“Our city will not stand by and let it happen at Riverview,” she said. “To tear a heritage site apart and put up condos, I don’t think so. And I’m a realtor. … It smells.”

The controversy is likely to get more heated in the days ahead.

Wilson was scheduled to meet with Coleman on Monday and Coquitlam council has put the issue at the top of its agenda.

The New Democratic Party is criticizing the government for ignoring an earlier task force report that spelled out the community consensus that Riverview should be kept under public ownership and undergo no such commercial development.

“I’m stunned by this,” said Diane Thorne, the NDP MLA for Coquitlam.

“What’s wrong with this is the top-down way this has been thrown out there,” Thorne said.

“The sheer arrogance of it is upsetting the community.”

She suggested even public hearings might not be able to stop the plan. “If the Liberals decide this is what they want to do, they’re going to do it regardless of what the community thinks. And I already know what the community thinks. This is not what the majority want.”

The task force report, presented to the provincial government, seeks to retain Riverview as a haven for the mentally ill, preserve its unique architecture and protect one of the last major green spaces in Greater Vancouver.

To make the site economically viable, however, it also suggests museums, research and teaching facilities on mental health and even expanding the unique site’s availability for movie shoots.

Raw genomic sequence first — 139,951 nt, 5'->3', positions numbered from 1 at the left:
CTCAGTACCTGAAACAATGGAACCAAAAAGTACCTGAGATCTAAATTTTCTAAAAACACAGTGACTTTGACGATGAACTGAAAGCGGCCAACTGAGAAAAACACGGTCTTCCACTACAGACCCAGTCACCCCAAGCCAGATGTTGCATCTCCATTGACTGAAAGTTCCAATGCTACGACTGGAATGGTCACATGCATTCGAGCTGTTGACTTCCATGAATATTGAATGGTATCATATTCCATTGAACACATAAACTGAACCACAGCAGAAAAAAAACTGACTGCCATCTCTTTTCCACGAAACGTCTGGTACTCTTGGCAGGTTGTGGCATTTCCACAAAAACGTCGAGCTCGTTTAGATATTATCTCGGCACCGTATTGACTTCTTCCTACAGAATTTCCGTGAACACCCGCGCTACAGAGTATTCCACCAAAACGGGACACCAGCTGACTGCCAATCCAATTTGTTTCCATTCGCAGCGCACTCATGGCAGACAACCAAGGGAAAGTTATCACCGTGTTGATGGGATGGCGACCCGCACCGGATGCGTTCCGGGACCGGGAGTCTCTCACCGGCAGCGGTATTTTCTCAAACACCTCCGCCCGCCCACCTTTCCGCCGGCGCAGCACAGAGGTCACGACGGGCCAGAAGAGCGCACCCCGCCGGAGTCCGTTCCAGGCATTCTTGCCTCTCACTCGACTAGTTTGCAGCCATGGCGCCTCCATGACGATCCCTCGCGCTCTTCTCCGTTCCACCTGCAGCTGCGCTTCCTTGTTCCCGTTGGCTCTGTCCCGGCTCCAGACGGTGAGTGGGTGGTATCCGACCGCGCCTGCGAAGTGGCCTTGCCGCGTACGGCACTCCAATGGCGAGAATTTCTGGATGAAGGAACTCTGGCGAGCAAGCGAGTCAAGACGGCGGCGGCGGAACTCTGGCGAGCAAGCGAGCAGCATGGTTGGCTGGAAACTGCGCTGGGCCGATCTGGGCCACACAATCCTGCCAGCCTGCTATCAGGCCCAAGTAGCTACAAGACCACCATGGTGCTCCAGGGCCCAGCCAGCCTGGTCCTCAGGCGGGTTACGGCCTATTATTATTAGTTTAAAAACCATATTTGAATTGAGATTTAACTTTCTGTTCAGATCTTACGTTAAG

Elaine Golds, past president of the Burke Mountain Naturalists, said the Riverview site should be kept under public control to preserve it as “a healthy haven for the mentally ill,” as a showcase for its century-old architecture and as one of North America‘s most magnificent collections of trees.

“The real treasure on the Riverview lands is the collection of specimen trees that are found throughout the grounds,” the naturalists said in a 2004 report. “It was the vision of [B.C.’s first provincial botanist] John Davidson over 90 years ago to have trees from all over the temperate world arrayed in one location for the education and enjoyment of the people of B.C.

“Today, the trees stand in their full glory and we see Davidson’s creation as he must have envisioned it. Gingko trees (Ginkgo Biloba) from China, a fir (Abies pinsapo) from southern Spain, maples (Acer cappadocicum) from the Himalayas, and a sweet chestnut tree (Castanea sativa) from Turkey all thrive on the sunny slopes of the Riverview lands.”